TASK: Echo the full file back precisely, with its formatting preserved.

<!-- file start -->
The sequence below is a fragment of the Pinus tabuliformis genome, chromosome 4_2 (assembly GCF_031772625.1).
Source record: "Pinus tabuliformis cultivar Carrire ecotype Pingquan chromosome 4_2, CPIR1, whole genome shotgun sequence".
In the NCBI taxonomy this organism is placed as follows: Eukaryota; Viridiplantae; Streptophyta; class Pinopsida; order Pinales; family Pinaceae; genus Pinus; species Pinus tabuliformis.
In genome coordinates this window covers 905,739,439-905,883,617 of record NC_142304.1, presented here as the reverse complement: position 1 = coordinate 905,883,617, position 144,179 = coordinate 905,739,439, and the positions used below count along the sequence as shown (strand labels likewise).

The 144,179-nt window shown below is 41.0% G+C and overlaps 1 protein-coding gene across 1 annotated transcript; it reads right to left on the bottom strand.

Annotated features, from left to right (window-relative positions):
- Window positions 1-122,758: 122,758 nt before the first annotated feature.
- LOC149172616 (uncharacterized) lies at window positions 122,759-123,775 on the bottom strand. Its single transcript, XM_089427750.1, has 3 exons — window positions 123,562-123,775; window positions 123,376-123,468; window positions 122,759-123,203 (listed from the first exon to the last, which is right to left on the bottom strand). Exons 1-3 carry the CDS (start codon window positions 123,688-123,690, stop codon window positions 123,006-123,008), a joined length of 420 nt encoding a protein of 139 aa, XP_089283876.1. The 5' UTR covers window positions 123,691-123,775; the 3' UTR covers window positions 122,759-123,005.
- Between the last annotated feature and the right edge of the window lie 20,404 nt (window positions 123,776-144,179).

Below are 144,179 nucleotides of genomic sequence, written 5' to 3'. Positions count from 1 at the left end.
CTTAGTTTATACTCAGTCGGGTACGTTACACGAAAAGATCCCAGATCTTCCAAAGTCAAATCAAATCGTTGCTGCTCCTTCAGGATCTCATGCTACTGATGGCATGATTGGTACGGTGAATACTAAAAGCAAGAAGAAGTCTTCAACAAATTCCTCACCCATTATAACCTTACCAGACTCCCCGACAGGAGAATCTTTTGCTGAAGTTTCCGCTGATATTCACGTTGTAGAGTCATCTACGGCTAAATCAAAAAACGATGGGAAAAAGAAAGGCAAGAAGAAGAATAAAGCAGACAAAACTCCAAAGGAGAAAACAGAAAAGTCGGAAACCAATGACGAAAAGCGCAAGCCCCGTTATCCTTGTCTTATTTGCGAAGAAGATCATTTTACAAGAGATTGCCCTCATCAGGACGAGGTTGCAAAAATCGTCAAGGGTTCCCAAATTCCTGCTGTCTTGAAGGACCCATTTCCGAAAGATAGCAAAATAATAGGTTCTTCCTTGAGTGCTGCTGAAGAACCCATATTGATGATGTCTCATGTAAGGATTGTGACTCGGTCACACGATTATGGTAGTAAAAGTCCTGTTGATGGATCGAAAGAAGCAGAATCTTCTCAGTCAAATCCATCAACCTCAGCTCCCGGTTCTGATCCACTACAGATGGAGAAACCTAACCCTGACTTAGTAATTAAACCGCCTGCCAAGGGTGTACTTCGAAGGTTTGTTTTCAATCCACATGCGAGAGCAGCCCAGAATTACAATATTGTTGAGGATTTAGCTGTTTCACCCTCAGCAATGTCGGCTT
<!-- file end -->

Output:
The sequence below is a fragment of the Pinus tabuliformis genome, chromosome 4_2 (assembly GCF_031772625.1).
Source record: "Pinus tabuliformis cultivar Carrire ecotype Pingquan chromosome 4_2, CPIR1, whole genome shotgun sequence".
In the NCBI taxonomy this organism is placed as follows: Eukaryota; Viridiplantae; Streptophyta; class Pinopsida; order Pinales; family Pinaceae; genus Pinus; species Pinus tabuliformis.
In genome coordinates this window covers 905,739,439-905,883,617 of record NC_142304.1, presented here as the reverse complement: position 1 = coordinate 905,883,617, position 144,179 = coordinate 905,739,439, and the positions used below count along the sequence as shown (strand labels likewise).

The 144,179-nt window shown below is 41.0% G+C and overlaps 1 protein-coding gene across 1 annotated transcript; it reads right to left on the bottom strand.

Annotated features, from left to right (window-relative positions):
- Window positions 1-122,758: 122,758 nt before the first annotated feature.
- LOC149172616 (uncharacterized) lies at window positions 122,759-123,775 on the bottom strand. Its single transcript, XM_089427750.1, has 3 exons — window positions 123,562-123,775; window positions 123,376-123,468; window positions 122,759-123,203 (listed from the first exon to the last, which is right to left on the bottom strand). Exons 1-3 carry the CDS (start codon window positions 123,688-123,690, stop codon window positions 123,006-123,008), a joined length of 420 nt encoding a protein of 139 aa, XP_089283876.1. The 5' UTR covers window positions 123,691-123,775; the 3' UTR covers window positions 122,759-123,005.
- Between the last annotated feature and the right edge of the window lie 20,404 nt (window positions 123,776-144,179).

Below are 144,179 nucleotides of genomic sequence, written 5' to 3'. Positions count from 1 at the left end.
CTTAGTTTATACTCAGTCGGGTACGTTACACGAAAAGATCCCAGATCTTCCAAAGTCAAATCAAATCGTTGCTGCTCCTTCAGGATCTCATGCTACTGATGGCATGATTGGTACGGTGAATACTAAAAGCAAGAAGAAGTCTTCAACAAATTCCTCACCCATTATAACCTTACCAGACTCCCCGACAGGAGAATCTTTTGCTGAAGTTTCCGCTGATATTCACGTTGTAGAGTCATCTACGGCTAAATCAAAAAACGATGGGAAAAAGAAAGGCAAGAAGAAGAATAAAGCAGACAAAACTCCAAAGGAGAAAACAGAAAAGTCGGAAACCAATGACGAAAAGCGCAAGCCCCGTTATCCTTGTCTTATTTGCGAAGAAGATCATTTTACAAGAGATTGCCCTCATCAGGACGAGGTTGCAAAAATCGTCAAGGGTTCCCAAATTCCTGCTGTCTTGAAGGACCCATTTCCGAAAGATAGCAAAATAATAGGTTCTTCCTTGAGTGCTGCTGAAGAACCCATATTGATGATGTCTCATGTAAGGATTGTGACTCGGTCACACGATTATGGTAGTAAAAGTCCTGTTGATGGATCGAAAGAAGCAGAATCTTCTCAGTCAAATCCATCAACCTCAGCTCCCGGTTCTGATCCACTACAGATGGAGAAACCTAACCCTGACTTAGTAATTAAACCGCCTGCCAAGGGTGTACTTCGAAGGTTTGTTTTCAATCCACATGCGAGAGCAGCCCAGAATTACAATATTGTTGAGGATTTAGCTGTTTCACCCTCAGCAATGTCGGCTT